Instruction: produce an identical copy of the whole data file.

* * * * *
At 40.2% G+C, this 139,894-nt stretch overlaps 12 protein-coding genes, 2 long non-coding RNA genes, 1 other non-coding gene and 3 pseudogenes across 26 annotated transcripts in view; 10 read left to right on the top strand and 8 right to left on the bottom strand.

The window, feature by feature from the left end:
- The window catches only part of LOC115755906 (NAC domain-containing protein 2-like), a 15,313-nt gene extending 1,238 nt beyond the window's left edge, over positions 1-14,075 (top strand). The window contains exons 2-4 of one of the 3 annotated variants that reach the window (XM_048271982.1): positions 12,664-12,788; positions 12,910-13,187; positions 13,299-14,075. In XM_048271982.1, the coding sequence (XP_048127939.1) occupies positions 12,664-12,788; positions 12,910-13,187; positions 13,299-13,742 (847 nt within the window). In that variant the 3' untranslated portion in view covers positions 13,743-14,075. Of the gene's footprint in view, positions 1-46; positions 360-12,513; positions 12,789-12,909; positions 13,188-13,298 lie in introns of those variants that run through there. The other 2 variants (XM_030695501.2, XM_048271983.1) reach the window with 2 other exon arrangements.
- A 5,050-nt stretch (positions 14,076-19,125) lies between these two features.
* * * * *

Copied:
At 40.2% G+C, this 139,894-nt stretch overlaps 12 protein-coding genes, 2 long non-coding RNA genes, 1 other non-coding gene and 3 pseudogenes across 26 annotated transcripts in view; 10 read left to right on the top strand and 8 right to left on the bottom strand.

The window, feature by feature from the left end:
- The window catches only part of LOC115755906 (NAC domain-containing protein 2-like), a 15,313-nt gene extending 1,238 nt beyond the window's left edge, over positions 1-14,075 (top strand). The window contains exons 2-4 of one of the 3 annotated variants that reach the window (XM_048271982.1): positions 12,664-12,788; positions 12,910-13,187; positions 13,299-14,075. In XM_048271982.1, the coding sequence (XP_048127939.1) occupies positions 12,664-12,788; positions 12,910-13,187; positions 13,299-13,742 (847 nt within the window). In that variant the 3' untranslated portion in view covers positions 13,743-14,075. Of the gene's footprint in view, positions 1-46; positions 360-12,513; positions 12,789-12,909; positions 13,188-13,298 lie in introns of those variants that run through there. The other 2 variants (XM_030695501.2, XM_048271983.1) reach the window with 2 other exon arrangements.
- A 5,050-nt stretch (positions 14,076-19,125) lies between these two features.